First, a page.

Each of the strips is obviously worn (and marred in some places with some sort of black paint), but display wonderfully. The reverse of each is coated with the black paint in places, and also has what appears to be remnants of plaster affixed to the back.
Yet another turn-of-the-century football-related piece, this is a German candy container dating to the late 19th or early 20th Century. Measuring approximately 6 3/4″ by 4 1/2″ at its widest, it was made to resemble a rugby ball or possibly a football (complete with stitching on one side), and opens to reveal an exquisitely-lined interior that once held candy. Expertly crafted, the piece displays extraordinarily well, with just mild staining and scratches consistent with its age and intended purpose.
A companion to a baseball collection featured elsewhere in the auction, we are featuring a group of 8 college football silks from the Murad Cigarettes S22 silks set. Consisting of 250 athlete poses representing 25 different colleges of the day, the silks were distributed in packs of Murad tobacco in 1909 and 1910. Each college was featured on 10 different silks, including multiple poses for baseball, plus football, hockey and golf.
Our grouping features silks from eight different colleges: Dartmouth, Harvard, Stanford, Syracuse, West Point, Cornell, Annapolis and California. Each of the silks feature a football player outfitted in the appropriate colors of their school, with the college name and seal presented above and below each player.
The last Pro Bowl to be played outside of Hawaii until 2010’s game in Miami, the 1979 Pro Bowl was played in Los Angeles Memorial Coliseum, with the NFC defeating the AFC, 13-7. For their efforts, each NFC player received the whopping sum of $5,000. This well-preserved game program was curated by the same longtime autograph collector who assembled the aforementioned “Game Day” program. A meticulous collector, he would obtain various publications and learn them inside-out, subsequently having each player sign on the appropriate photo or page containing content related to that player.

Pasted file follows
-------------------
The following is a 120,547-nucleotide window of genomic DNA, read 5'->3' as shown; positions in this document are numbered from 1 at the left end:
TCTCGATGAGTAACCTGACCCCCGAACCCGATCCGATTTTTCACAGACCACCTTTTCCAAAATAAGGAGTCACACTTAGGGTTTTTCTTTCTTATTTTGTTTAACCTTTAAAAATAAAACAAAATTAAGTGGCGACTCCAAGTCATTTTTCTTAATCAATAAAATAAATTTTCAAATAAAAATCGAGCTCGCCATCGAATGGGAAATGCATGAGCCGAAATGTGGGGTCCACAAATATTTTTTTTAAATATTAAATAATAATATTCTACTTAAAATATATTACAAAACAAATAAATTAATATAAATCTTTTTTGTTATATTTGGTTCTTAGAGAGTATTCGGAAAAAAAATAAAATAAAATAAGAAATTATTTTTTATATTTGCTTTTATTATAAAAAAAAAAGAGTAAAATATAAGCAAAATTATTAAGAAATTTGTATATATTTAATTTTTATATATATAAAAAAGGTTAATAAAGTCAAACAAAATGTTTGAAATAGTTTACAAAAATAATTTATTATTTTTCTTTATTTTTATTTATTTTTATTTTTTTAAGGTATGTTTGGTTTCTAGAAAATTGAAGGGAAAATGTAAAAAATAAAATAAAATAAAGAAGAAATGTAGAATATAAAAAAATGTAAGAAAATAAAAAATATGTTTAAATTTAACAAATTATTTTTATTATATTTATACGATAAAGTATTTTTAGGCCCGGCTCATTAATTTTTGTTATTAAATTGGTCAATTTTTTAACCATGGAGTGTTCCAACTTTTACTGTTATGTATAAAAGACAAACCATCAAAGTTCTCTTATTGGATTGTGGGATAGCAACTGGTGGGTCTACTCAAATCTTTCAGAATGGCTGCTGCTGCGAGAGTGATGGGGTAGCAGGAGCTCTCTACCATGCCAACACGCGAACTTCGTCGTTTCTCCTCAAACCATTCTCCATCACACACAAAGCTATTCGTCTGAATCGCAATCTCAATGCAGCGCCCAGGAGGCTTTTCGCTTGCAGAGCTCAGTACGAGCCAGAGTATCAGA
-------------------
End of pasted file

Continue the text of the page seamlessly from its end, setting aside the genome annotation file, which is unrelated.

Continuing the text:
This program contains 16 signatures (primarily of AFC players), a who’s who of the 1970s and early 80s NFL. Signatures include Lyle Alzado, Joe DeLamielleure, Randy Gradishar, Mike Haynes, Tom Jackson, Louie Kelcher, Steve Largent, Art Shell, Donnie Shell, Wesley Walker, Mike Webster, Louis Wright, Rod Perry, Pat Thomas, Brad Van Pelt and Charlie Waters.
Issued by Koerner & Hayes of Buffalo, this die cut (approximately 3×5″) was used by Spalding as a way of advertising its sporting goods. Part of a five-card set (the lot also contains a die-cut of a golfer), these are rarely seen in the type of exceptional condition we see here. The football player, exquisitely preserved, has a small speck of paper loss underneath the words “FootBall Player,” but is otherwise pristine on the front. The reverse, which features a piece on the origin of football as written by Walter Camp, is in excellent condition as well, save for a piece of adhesive affixed to the bottom (which likely could be removed).
An unusual and rarely seen advertising die cut, this is an early example of sports equipment advertising by the legendary Spalding company.